Iran will release a cargo vessel chartered by Danish shipping group A.P. Moeller-Maersk as soon as the company settles a debt stemming from a long-running business dispute, the Iranian embassy in Denmark said Thursday.
"Iranian authorities reiterate that there has been absolutely no political or security intentions or considerations behind the incident," the statement said.
"The seizure of the ship was solely an enforcement of a judicial court ruling resulting from a commercial dispute between two private parties," it added.
Maersk said it was told by the Iranian Ports and Maritime Organisation at a meeting Wednesday that an Iranian court had ordered it to pay $3.6 million (3.2 million euros) in compensation in the case.
Iran's elite Revolutionary Guards seized the Maersk Tigris on Tuesday in the strategic and highly militarised Strait of Hormuz with 24 crew members aboard.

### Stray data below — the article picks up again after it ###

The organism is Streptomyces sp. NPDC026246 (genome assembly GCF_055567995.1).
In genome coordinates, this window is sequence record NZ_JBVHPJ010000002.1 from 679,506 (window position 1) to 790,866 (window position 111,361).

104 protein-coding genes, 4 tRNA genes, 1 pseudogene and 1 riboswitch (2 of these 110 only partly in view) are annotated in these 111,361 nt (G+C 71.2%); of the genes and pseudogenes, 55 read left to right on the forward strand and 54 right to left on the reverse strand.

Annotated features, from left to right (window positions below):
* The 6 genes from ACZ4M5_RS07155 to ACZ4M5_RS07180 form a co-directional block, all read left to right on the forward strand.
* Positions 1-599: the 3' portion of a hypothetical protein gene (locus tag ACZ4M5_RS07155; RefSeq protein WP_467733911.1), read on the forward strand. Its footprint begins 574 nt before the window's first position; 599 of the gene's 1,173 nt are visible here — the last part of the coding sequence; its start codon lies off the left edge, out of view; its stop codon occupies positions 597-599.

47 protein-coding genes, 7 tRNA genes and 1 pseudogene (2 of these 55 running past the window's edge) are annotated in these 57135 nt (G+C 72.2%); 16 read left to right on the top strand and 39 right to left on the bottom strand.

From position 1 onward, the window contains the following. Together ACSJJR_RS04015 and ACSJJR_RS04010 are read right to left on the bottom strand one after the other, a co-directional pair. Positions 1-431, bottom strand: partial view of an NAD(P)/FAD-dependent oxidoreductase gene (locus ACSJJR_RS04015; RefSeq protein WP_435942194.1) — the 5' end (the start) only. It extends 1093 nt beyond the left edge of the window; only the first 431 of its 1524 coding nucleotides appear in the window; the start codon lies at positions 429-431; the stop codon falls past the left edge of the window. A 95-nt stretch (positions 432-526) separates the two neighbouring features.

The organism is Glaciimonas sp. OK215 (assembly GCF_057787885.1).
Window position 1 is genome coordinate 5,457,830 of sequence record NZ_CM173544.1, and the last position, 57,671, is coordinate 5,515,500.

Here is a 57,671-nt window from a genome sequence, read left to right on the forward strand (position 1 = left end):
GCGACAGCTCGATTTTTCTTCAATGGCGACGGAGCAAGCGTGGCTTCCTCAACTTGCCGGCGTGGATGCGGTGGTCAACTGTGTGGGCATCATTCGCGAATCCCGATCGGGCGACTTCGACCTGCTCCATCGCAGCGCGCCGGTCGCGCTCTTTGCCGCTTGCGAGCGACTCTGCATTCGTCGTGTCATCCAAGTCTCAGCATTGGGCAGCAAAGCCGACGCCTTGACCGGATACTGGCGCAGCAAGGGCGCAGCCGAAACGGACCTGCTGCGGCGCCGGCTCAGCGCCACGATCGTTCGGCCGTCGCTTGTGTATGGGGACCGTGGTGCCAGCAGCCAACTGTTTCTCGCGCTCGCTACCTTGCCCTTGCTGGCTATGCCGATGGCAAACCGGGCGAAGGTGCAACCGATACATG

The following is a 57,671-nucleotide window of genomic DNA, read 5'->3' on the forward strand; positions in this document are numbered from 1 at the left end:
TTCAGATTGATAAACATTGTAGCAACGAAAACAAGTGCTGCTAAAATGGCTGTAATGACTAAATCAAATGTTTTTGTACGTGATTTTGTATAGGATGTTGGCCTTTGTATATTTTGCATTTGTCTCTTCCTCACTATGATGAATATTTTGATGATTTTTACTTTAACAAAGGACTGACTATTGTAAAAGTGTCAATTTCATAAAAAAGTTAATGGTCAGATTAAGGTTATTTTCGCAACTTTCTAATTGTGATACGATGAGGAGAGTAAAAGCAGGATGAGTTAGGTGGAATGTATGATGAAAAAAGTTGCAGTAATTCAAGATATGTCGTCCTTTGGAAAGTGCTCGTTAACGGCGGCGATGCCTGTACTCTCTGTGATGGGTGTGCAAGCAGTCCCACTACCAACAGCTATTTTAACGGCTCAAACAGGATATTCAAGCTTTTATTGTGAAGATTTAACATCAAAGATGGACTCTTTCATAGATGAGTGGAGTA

According to Iranian state TV the crew members are from Bulgaria, Myanmar, Romania and Britain. The Iranian embassy said diplomats can visit the crew "in case of need or request."
"Naturally the ship will be released after settlement of debts by Maersk Shipping Line and will be allowed to sail to its final destination," the Iranian statement said.
Maersk on Thursday urged Iran to release the crew and vessel, saying: "The crew is not employed by Maersk Line, nor is the vessel owned by Maersk Line."
The Marshall Islands-flagged vessel was operated by Rickmers Ship Management and was carrying cargo for Maersk Line.
The shipping giant said it had been told by the Iranian Ports and Maritime Organisation that the seizure was linked to the loss of 10 containers it had shipped to Dubai for an Iranian company in January 2005.
"The containers were never collected by the consignee or any other party. After 90 days and in accordance with United Arab Emirates law, the cargo was disposed of by (the) authorities," Maersk said.
The Pentagon said on Wednesday that Iran's Revolutionary Guards had "harassed" a US-flagged commercial ship last week in the Gulf, raising security concerns over shipping lanes in the Strait of Hormuz, through which a third of global marine oil traffic passes.